ByAlisha Grauso, writer at
Editor-at-large here at Movie Pilot. Nerd out with me on Twitter, comrades: @alishagrauso
Alisha Grauso

Welcome to Moviepilot's Marketing Spotlight, our weekly look at which marketing campaigns are doing it right. In the world of entertainment, the marketing of a movie or TV series can be as important as the production itself. A good promo campaign can mean the difference between a hit and a flop, but a putting together a smart campaign is harder than it looks.

Here are the great pieces of marketing from this past week, January 25-31.

Pride + Prejudice + Zombies (Sony Pictures)

Sony's Pride and Prejudice and Zombies feels like it's been in varying stages of development hell and production forever, but the quirky movie adapted from Seth Grahame-Smith's parody novel of Jane Austen's classic Pride and Prejudice is finally seeing the light of theaters this weekend.

The marketing has played up the "chicks kick ass" angle, and rightfully so - the Grahame-Smith novel is a parody of a satire about a woman's role in proper Victorian society, and hoping to ride the wave of independent women fully capable of ruthlessness that's found a foothold in the last year or so in entertainment. The first official trailer played to this, with a soundtrack of a slow, sweeping song crooned by a sultry female voice (in this case, "Born to be Wild" by J2 featuring Blu Holliday) that's become so ubiquitous in trailers for female-led movies and television series. Any movie that has Lena Headey in an eyepatch is guaranteed to have no shortage of women able to handle. their. business.

But the other trailers and clips have shown enough gore and high-intensity action to appeal to a male audience, as well. As we've seen with the success of the Hunger Games franchise, for example, movies with women in the lead tend to do very well across all demographics, provided the story is good. And with the story being a geeky mashup of the modern and the classic, the movie has a chance to be a sleeper hit with fans immersed in geek culture.

Pride + Prejudice + Zombies is in theaters on Friday, February 5th.

The Choice (Lionsgate)

With any movie based on a Nicholas Sparks novel, the marketing adage is, "If it ain't broke, don't fix it." Lionsgate's The Choice, hitting theaters this week, is adhering directly to this idea. Nicholas Sparks (and the movies based on his novels) might be the master of "white people almost kissing," but hey, it's a famously-memed approach that works.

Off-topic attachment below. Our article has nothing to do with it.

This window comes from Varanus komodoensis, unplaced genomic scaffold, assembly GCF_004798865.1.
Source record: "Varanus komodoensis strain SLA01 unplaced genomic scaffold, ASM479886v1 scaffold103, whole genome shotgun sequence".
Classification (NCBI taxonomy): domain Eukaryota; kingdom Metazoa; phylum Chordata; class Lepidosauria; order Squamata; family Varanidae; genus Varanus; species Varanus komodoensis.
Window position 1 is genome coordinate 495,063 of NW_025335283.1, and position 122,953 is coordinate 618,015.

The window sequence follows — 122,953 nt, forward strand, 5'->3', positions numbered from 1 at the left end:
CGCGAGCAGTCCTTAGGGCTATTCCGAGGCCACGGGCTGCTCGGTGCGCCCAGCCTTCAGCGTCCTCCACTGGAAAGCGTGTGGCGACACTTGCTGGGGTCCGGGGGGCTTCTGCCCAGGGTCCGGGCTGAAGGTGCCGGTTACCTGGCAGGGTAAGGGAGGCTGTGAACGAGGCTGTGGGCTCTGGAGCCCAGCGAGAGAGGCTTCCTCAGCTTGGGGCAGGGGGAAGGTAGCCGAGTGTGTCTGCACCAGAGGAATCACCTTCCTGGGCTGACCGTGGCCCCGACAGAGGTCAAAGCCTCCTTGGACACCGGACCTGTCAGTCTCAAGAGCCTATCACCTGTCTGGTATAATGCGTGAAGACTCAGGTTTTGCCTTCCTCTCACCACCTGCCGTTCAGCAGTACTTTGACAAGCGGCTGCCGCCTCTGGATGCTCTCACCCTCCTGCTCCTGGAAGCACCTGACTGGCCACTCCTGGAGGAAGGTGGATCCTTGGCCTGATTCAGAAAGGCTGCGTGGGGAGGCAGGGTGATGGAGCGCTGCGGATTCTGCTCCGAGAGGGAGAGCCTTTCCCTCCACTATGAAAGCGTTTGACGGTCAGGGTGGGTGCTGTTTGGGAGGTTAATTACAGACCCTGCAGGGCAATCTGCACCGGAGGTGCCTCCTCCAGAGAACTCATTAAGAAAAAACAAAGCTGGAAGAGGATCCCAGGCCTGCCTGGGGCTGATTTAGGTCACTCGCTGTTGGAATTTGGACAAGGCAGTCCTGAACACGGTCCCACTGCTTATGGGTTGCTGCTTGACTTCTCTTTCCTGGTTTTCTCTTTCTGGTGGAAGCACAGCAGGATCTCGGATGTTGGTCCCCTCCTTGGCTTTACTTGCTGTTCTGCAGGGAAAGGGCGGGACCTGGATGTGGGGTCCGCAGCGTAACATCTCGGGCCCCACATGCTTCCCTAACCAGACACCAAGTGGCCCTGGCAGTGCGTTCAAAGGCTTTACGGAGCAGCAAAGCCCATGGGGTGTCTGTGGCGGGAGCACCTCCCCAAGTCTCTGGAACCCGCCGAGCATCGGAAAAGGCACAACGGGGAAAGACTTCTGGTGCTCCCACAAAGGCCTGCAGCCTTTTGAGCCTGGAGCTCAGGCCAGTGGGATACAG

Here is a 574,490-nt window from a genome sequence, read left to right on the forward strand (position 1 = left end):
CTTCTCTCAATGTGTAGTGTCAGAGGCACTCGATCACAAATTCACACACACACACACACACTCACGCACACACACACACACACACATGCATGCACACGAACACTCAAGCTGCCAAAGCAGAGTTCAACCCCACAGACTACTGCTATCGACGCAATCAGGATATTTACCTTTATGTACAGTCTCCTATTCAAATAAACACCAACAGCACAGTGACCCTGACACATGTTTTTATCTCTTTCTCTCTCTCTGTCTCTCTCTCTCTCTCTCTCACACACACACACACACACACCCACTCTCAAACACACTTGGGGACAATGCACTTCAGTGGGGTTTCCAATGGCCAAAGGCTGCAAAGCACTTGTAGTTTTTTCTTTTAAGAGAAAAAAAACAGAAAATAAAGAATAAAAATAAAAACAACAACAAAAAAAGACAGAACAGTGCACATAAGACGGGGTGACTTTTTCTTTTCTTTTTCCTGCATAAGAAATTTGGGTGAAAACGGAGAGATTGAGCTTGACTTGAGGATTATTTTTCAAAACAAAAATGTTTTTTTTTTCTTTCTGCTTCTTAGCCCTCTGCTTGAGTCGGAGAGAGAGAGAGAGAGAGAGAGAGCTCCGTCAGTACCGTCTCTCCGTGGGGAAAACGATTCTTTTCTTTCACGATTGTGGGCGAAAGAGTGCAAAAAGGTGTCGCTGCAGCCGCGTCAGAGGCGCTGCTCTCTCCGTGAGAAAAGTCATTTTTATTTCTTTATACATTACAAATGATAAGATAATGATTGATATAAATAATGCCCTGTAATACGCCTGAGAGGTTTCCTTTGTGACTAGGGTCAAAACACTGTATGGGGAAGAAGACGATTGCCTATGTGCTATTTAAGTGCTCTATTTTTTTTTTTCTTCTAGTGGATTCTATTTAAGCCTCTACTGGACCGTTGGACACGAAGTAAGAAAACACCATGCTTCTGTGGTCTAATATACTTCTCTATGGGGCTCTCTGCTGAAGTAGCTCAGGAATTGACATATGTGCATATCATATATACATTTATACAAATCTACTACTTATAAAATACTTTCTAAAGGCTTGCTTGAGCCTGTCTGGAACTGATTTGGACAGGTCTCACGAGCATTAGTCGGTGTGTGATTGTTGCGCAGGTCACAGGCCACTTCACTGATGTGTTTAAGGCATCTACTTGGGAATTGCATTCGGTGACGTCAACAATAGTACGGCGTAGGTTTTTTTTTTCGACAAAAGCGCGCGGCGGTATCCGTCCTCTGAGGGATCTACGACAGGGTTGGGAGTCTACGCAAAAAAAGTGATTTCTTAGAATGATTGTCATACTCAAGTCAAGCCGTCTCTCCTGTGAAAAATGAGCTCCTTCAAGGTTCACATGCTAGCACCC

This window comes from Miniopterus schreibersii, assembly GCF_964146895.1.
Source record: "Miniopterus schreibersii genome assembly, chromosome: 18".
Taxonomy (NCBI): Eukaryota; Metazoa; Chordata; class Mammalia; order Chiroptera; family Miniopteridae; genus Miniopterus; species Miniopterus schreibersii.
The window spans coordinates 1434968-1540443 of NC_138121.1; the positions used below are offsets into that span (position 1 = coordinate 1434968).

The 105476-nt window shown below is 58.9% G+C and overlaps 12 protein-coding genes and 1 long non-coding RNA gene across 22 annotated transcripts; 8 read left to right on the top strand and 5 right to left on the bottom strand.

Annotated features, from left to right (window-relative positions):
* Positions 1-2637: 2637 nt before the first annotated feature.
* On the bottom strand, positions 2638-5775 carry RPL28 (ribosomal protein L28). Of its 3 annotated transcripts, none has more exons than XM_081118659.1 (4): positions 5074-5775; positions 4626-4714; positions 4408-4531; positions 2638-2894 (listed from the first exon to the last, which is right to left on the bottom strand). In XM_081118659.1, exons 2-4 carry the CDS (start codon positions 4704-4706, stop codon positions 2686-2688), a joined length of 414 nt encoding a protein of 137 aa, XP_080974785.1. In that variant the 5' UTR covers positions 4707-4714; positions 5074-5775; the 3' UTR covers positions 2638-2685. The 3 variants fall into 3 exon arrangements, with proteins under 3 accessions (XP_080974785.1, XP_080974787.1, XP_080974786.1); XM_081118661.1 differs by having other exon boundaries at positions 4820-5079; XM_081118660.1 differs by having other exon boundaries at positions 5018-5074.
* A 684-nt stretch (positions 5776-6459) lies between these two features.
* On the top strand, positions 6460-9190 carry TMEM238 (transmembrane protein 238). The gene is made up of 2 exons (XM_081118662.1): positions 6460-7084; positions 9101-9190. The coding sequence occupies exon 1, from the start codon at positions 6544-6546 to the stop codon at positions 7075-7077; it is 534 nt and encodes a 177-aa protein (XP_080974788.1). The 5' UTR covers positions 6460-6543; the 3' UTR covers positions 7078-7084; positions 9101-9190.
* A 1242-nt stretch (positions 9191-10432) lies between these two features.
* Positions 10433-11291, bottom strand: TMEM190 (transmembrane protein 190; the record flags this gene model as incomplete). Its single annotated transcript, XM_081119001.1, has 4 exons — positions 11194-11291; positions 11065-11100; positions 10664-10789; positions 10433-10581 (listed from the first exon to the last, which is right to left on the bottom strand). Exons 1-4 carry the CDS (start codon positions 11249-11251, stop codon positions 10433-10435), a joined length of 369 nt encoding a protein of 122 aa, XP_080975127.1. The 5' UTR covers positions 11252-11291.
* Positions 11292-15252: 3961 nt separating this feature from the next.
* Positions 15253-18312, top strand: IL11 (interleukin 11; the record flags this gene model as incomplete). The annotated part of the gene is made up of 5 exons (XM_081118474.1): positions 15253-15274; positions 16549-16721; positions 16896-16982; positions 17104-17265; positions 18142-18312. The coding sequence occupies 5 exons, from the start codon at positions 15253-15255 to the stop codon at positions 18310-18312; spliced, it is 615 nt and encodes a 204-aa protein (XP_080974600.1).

In other words, there's not been much by way of innovation from the marketing campaign, but there doesn't need to be. It's a formula that's tried and true: Take two pretty, straight white characters, make sure the actors playing them aren't yet household names so you can keep the budget low, have them fall madly in love, then pull the rug out from under them by putting them in an impossibly heartwrenching situation. The audience will come: namely the slightly older, female audience upon which traditional romances and Nicholas Sparks adaptations thrive. It's not groundbreaking, but it works, and should be enough for The Choice to have a modestly successful opening.

The Choice is in theaters on Friday, February 5th.

Hail, Caesar! (Universal Pictures)

In our age of character-driven marketing, it's refreshing to see that the marketing campaign for Universal's [Hail, Caesar!](tag:1199743) has relied solely on the star power of its cast as well as directors Joel & Ethan Cohen, who are about as respected as you can get within the industry for producing quality films to which great actors want to be attached.

Once again, the Coens are working with their muse, George Clooney, and he's front in center of the marketing campaign. But so are a number of other famous faces that have found the balance between putting people in theater seats and regularly generating awards buzz. The line-up for Hail, Caesar! reads like a game of "Who wins an Oscar first?" with Scarlett Johanssen, Tilda Swinton, Josh Brolin, Ralph Fiennes, Channing Tatum, and Jonah Hill, to name just a few. You'd be hard pressed to find one potential viewer who would be turned off by that cast.

The Coens have made a career out of making ensemble films where "serious" actors can let loose with wacky humor, and Hail, Caesar! looks to be their rowdiest story and biggest ensemble yet. Everyone involved is no stranger to comedic roles and the marketing has showcased their spot-on comedic timing. It's also adding to the small pop of projects we've seen in this past year set in old Hollywood and the golden age of film, including Trumbo and even [Marvel's Agent Carter](tag:1119765), and with the current uproar over and the inner workings of the film industry, the timing of Hail, Caesar! might prove even more fortuitous as it draws in an audience curious to see what happens behind the scenes of Hollywood, however farcical.

Hail, Caesar! is in theaters on Friday, February 5th.


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